Supporting your Members
In the advice section of the Third Age Trust website you will find Supporting your members which has advice on Supporting Members with Vision Loss, Supporting Members with Hearing Loss and Accessibility for Disabled Members
U3APlus has recently been formed to support, help and advise U3As so they can ensure that members with impairments and disabilities can enjoy all aspects of their membership.
Raising awareness of the different challenges and offering practical solutions is vital. The advice will be for all levels of U3A; for members with an impairment so they can feel confident to ask for assistance when needed; and for U3As to have the best advice so that they in turn can give constructive and positive support.
U3APlus will be developing over the coming months including a new website and U3As will be kept informed as it happens.
Any queries please email U3A Plus
Deaf Awareness Group
There is a dedicated website for the Deaf Awareness Group
Statistics about hearing loss
Over 50s Mild loss 21.6%
Over 70s Mild loss 26.7% an increase of 23.6%
Moderate 36.8% an increase of 119%
Severe 6.3%` an increase of 133%
Profound 1.3% an increase of 117%
To summarise - 71.1% of the UK population aged over 70 suffer some form of hearing loss. Could this statistic be replicated among U3As or are those with hearing impairments already isolating themselves because they can’t cope with everyday life?
Asking for help is the most difficult thing to do so we must all SPEAK UP for our friends and fellow members.
No U3A can solve all problems for everyone but each U3A can make members feel included for longer.
General or Lecture Meetings
• All of the advice for Groups fits here with regard to speakers and location
• If there is a microphone, insist that it is used. The loop system will not operate without the microphone. Advertise the fact that there is a loop system.
• Tell those with hearing aids that they must check that their own system is set for loop use – this is not always done at the beginning but it is an easy job for the provider to do.
• Personal loop enhancers (worn like a collar) will improve loop systems for an individual
• All public rooms should now be provided with a loop system, use it. Get someone who uses a hearing aid with a T setting to check it, it’s the only way to do this. NOTE - a Loop Testing Kit is available, it costs about £50 and simulates the reception a deaf person would receive through a hearing aid.
• A lapel mic is much better than a hand-held one
• Advise each speaker of possible hearing problems, explain what helps and ask for supporting visuals.
• Use a roving mic for questions to the speaker: ask speaker to repeat questions if unclear
C. General Communications
• Support the spoken word with paper copies, on-line information, e-mails.
• Remember that severely or profoundly deaf members can use voice-recognition software
• Make sure Group Leaders can be contacted by e-mail as well as telephone.
3. Who drives change in a U3A?
• Is it the Committee, Group Leaders or the members? Could it be YOU?
• Change normally comes because of an individual with a strong belief in a cause. ‘Pester Power’ was mentioned.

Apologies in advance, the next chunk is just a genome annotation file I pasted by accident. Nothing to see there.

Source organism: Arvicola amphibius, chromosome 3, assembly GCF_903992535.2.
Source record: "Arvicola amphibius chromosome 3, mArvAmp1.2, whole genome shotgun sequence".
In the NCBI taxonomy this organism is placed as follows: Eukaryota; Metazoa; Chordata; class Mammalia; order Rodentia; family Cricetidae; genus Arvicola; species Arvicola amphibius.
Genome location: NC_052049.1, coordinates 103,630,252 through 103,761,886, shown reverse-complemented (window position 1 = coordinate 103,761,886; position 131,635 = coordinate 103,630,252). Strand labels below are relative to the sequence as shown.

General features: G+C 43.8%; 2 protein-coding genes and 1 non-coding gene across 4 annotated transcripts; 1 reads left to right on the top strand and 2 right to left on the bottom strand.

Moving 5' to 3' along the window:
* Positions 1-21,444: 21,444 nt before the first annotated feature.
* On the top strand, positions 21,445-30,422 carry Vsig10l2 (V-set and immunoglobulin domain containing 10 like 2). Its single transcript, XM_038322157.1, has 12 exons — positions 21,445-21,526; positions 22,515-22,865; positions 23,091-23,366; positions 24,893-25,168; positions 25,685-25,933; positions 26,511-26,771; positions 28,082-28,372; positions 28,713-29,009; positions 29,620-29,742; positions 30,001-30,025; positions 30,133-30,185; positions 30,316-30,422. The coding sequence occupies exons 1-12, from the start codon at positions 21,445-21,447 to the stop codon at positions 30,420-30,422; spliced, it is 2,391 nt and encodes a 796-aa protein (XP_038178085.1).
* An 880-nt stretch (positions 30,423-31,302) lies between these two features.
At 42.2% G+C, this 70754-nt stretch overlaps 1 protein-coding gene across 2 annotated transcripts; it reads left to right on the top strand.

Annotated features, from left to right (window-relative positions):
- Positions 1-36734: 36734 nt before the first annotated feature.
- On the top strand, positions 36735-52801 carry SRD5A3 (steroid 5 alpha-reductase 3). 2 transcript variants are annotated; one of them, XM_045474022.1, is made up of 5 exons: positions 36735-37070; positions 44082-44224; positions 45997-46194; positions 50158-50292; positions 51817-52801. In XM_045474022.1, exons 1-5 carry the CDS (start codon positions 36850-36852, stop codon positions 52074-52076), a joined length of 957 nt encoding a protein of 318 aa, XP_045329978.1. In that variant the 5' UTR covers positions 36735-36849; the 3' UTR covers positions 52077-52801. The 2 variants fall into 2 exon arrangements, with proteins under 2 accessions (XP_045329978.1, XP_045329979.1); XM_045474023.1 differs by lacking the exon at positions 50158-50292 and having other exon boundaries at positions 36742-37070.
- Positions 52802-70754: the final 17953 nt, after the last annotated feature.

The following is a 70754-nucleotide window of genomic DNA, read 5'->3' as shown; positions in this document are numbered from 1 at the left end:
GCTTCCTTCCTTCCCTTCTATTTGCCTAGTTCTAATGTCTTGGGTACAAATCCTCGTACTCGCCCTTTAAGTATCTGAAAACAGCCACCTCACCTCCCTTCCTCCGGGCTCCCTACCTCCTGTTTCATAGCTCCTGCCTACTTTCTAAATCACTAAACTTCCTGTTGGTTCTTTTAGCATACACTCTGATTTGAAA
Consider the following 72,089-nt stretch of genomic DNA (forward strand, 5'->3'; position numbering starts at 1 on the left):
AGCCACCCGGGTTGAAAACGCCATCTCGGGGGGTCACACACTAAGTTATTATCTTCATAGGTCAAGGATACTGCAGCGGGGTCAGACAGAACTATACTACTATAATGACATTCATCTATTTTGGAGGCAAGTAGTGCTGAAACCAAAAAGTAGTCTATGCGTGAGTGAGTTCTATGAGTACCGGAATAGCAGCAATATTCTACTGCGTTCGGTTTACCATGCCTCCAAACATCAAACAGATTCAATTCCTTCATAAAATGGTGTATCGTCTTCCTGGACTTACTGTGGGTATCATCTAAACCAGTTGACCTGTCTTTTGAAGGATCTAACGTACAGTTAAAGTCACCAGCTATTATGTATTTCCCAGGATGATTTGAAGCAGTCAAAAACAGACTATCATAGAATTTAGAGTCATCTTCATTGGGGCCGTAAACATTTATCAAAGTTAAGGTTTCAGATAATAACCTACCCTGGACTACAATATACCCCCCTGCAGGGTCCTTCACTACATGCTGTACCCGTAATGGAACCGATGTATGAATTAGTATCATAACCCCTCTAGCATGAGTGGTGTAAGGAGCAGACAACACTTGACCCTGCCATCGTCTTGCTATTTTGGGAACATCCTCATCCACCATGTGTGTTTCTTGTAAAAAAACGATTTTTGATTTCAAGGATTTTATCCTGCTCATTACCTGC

• If YOU are a member with a problem then SPEAK UP or ask someone to SPEAK UP for you
• All members must try to be aware and tolerant and to SPEAK UP on behalf of others
4. Where next? Third Age Trust has formed a Deaf Awareness Group (DAG) – could you do the same?
• Consider a Deaf Awareness/Action/Access Group – define its purpose and membership
• It could be for members with hearing loss to discuss equipment, personal concerns and solutions, possibly Lip Reading. It could sign-post members to other organisations where they might receive further help. It could encourage speakers on topics of specific interest.
• It could be for anyone who has an interest in making U3A inclusive and might discuss concerns, solutions (see above) or simply driving change for the benefit of everyone. So this type of group might be formed of members, their friends or relations, group leaders. The group could investigate loop systems, costs and funding.
• It could identify situations or groups where hearing is a problem (one profoundly deaf U3A member says that he can no longer go on walks)
NOTES FOR SPEAKERS AT MONTHLY MEETINGS – John Newton DAG and Buxton U3A
You can assume that a typical u3a audience will include a significant number with some hearing loss who will follow your words by a combination of normal hearing, helped by their hearing aid if they have one and reading your lips. Here’s how to make sure they hear you, assuming that you are using a PA system or an induction loop or both.
A lapel Microphone is best, if you are using any other kind hold it close to your chin but not so as to obscure your lips, keep the distance fixed and speak normally. Keep your voice level as even as you can.
Face the audience, speak clearly and keep reasonably still. If you need to move, don’t talk while you are moving.
Check that everyone can hear you and see you.
If you are using projected visual aids have your monitor in front of you so as to avoid turning your back on the audience to look at the screen.
If you invite questions from the audience some of them will not be able to hear the question from the floor, repeat the question before answering it.
If you are using a printed text as part of your presentation, consider offering copies for those who need them.